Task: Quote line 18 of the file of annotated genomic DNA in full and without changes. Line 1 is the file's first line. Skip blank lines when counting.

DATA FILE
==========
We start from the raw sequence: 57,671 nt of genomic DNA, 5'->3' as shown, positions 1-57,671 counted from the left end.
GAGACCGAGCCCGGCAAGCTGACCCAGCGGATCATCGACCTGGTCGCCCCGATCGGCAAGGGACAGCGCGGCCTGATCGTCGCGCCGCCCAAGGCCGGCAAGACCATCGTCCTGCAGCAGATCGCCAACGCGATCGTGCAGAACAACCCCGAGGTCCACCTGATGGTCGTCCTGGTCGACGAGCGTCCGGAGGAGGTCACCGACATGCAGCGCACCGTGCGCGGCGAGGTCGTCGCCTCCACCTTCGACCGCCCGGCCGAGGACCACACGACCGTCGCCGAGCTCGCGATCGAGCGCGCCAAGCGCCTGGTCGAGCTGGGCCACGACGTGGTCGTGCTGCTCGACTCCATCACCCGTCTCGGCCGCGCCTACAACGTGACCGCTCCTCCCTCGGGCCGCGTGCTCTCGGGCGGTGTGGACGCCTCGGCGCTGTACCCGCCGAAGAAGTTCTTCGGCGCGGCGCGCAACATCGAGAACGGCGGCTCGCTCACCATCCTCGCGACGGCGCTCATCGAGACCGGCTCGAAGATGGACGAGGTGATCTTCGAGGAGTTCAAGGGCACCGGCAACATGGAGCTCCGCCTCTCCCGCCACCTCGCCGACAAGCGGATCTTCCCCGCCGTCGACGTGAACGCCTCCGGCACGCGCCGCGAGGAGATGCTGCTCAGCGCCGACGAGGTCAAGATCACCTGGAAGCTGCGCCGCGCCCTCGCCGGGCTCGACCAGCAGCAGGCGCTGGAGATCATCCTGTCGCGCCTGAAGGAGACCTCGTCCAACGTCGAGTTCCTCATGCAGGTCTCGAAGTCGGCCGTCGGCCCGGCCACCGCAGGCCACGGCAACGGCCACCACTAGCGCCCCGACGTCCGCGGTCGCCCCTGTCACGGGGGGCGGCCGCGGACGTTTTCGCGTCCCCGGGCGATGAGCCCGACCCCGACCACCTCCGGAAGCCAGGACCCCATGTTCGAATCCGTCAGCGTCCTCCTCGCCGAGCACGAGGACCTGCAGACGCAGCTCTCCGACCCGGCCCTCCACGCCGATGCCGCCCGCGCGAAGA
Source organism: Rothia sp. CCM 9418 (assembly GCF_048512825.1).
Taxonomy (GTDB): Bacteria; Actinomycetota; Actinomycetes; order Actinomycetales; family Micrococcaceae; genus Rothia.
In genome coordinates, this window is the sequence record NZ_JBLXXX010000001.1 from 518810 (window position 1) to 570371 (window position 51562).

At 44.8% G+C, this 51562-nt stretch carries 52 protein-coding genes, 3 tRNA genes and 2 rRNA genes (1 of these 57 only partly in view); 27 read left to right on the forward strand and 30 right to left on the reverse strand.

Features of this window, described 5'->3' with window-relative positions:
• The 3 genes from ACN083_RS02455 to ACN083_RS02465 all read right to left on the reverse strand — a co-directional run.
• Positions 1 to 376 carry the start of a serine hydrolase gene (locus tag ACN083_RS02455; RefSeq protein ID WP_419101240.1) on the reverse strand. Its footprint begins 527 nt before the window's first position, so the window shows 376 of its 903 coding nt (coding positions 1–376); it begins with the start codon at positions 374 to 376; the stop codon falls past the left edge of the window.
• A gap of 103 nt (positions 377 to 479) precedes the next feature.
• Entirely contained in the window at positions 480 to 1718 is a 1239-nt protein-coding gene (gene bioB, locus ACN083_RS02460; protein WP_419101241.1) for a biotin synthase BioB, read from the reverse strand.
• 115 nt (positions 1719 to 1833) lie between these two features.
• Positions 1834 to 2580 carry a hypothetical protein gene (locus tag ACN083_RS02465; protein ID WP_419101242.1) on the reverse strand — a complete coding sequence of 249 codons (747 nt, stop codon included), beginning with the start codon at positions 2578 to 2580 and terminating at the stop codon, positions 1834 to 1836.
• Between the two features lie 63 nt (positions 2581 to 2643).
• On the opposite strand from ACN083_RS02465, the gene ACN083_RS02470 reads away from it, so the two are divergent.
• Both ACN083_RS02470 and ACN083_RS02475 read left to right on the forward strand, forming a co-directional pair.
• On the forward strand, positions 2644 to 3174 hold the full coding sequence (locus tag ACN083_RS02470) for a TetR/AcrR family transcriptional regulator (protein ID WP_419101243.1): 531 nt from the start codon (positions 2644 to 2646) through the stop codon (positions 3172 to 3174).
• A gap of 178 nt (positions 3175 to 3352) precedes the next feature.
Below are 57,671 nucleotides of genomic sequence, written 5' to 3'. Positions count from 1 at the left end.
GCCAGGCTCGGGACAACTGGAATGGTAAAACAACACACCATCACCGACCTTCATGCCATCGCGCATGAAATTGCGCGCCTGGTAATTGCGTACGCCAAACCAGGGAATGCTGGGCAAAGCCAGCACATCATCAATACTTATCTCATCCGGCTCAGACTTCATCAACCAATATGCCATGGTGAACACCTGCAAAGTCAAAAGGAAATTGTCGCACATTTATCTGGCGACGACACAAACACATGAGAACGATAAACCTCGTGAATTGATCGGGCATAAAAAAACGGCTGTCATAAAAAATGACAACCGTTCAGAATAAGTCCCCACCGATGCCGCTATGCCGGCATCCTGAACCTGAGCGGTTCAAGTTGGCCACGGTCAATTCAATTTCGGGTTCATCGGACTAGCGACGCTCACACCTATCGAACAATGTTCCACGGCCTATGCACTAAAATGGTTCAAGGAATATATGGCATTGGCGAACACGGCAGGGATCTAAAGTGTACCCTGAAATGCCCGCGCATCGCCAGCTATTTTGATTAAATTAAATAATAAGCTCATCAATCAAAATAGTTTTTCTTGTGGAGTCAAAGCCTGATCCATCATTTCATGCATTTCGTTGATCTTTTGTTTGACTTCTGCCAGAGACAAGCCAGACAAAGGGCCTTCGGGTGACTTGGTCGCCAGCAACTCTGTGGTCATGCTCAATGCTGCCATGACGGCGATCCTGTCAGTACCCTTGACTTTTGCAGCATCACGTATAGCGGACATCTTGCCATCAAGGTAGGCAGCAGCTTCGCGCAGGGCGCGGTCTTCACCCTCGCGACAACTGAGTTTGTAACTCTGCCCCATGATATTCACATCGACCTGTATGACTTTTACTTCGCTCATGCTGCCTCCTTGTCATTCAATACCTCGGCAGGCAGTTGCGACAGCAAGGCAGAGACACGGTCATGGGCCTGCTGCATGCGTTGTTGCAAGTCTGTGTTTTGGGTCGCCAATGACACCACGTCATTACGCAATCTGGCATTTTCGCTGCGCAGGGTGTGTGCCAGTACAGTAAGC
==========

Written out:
• A gap of 178 nt (positions 3175 to 3352) precedes the next feature.